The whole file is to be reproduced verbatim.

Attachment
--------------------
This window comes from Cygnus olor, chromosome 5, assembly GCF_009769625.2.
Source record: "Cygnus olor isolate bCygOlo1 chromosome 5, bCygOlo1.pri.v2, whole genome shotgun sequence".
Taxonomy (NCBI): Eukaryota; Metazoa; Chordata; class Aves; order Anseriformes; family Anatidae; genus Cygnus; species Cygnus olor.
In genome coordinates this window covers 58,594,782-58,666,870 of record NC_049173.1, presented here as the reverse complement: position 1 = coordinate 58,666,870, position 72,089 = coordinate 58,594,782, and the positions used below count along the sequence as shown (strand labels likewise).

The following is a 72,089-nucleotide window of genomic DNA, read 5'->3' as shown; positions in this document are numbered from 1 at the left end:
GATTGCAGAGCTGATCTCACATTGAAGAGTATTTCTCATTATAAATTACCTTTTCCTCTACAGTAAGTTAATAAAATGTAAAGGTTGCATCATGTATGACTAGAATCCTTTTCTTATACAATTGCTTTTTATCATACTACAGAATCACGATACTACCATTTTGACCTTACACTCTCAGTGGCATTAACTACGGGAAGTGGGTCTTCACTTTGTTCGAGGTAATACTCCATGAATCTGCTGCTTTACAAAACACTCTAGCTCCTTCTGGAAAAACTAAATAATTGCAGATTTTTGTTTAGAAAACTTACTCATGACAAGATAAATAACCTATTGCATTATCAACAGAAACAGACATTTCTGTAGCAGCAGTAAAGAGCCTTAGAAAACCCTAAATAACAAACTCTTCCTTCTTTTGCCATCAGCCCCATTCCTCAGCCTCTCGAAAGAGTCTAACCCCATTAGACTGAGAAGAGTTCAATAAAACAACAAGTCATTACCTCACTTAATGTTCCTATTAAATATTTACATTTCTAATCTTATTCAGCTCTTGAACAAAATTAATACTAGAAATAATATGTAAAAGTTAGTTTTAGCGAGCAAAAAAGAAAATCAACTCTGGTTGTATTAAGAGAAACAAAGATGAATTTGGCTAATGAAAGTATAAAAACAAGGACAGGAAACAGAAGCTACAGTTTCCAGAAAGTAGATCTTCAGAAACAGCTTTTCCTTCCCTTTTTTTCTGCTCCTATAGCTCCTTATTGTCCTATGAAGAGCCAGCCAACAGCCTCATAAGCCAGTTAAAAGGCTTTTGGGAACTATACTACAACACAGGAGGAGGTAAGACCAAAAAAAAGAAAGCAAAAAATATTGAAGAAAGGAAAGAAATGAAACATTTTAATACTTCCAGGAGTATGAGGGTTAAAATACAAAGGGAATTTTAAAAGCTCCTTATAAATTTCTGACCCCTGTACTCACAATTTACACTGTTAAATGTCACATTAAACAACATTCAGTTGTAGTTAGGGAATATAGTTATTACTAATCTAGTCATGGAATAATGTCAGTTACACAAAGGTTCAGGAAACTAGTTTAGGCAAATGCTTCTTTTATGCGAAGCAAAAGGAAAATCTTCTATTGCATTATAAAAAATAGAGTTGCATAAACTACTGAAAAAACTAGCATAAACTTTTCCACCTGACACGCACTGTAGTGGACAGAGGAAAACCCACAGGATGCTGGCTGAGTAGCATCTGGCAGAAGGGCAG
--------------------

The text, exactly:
This window comes from Cygnus olor, chromosome 5, assembly GCF_009769625.2.
Source record: "Cygnus olor isolate bCygOlo1 chromosome 5, bCygOlo1.pri.v2, whole genome shotgun sequence".
Taxonomy (NCBI): Eukaryota; Metazoa; Chordata; class Aves; order Anseriformes; family Anatidae; genus Cygnus; species Cygnus olor.
In genome coordinates this window covers 58,594,782-58,666,870 of record NC_049173.1, presented here as the reverse complement: position 1 = coordinate 58,666,870, position 72,089 = coordinate 58,594,782, and the positions used below count along the sequence as shown (strand labels likewise).

The following is a 72,089-nucleotide window of genomic DNA, read 5'->3' as shown; positions in this document are numbered from 1 at the left end:
GATTGCAGAGCTGATCTCACATTGAAGAGTATTTCTCATTATAAATTACCTTTTCCTCTACAGTAAGTTAATAAAATGTAAAGGTTGCATCATGTATGACTAGAATCCTTTTCTTATACAATTGCTTTTTATCATACTACAGAATCACGATACTACCATTTTGACCTTACACTCTCAGTGGCATTAACTACGGGAAGTGGGTCTTCACTTTGTTCGAGGTAATACTCCATGAATCTGCTGCTTTACAAAACACTCTAGCTCCTTCTGGAAAAACTAAATAATTGCAGATTTTTGTTTAGAAAACTTACTCATGACAAGATAAATAACCTATTGCATTATCAACAGAAACAGACATTTCTGTAGCAGCAGTAAAGAGCCTTAGAAAACCCTAAATAACAAACTCTTCCTTCTTTTGCCATCAGCCCCATTCCTCAGCCTCTCGAAAGAGTCTAACCCCATTAGACTGAGAAGAGTTCAATAAAACAACAAGTCATTACCTCACTTAATGTTCCTATTAAATATTTACATTTCTAATCTTATTCAGCTCTTGAACAAAATTAATACTAGAAATAATATGTAAAAGTTAGTTTTAGCGAGCAAAAAAGAAAATCAACTCTGGTTGTATTAAGAGAAACAAAGATGAATTTGGCTAATGAAAGTATAAAAACAAGGACAGGAAACAGAAGCTACAGTTTCCAGAAAGTAGATCTTCAGAAACAGCTTTTCCTTCCCTTTTTTTCTGCTCCTATAGCTCCTTATTGTCCTATGAAGAGCCAGCCAACAGCCTCATAAGCCAGTTAAAAGGCTTTTGGGAACTATACTACAACACAGGAGGAGGTAAGACCAAAAAAAAGAAAGCAAAAAATATTGAAGAAAGGAAAGAAATGAAACATTTTAATACTTCCAGGAGTATGAGGGTTAAAATACAAAGGGAATTTTAAAAGCTCCTTATAAATTTCTGACCCCTGTACTCACAATTTACACTGTTAAATGTCACATTAAACAACATTCAGTTGTAGTTAGGGAATATAGTTATTACTAATCTAGTCATGGAATAATGTCAGTTACACAAAGGTTCAGGAAACTAGTTTAGGCAAATGCTTCTTTTATGCGAAGCAAAAGGAAAATCTTCTATTGCATTATAAAAAATAGAGTTGCATAAACTACTGAAAAAACTAGCATAAACTTTTCCACCTGACACGCACTGTAGTGGACAGAGGAAAACCCACAGGATGCTGGCTGAGTAGCATCTGGCAGAAGGGCAG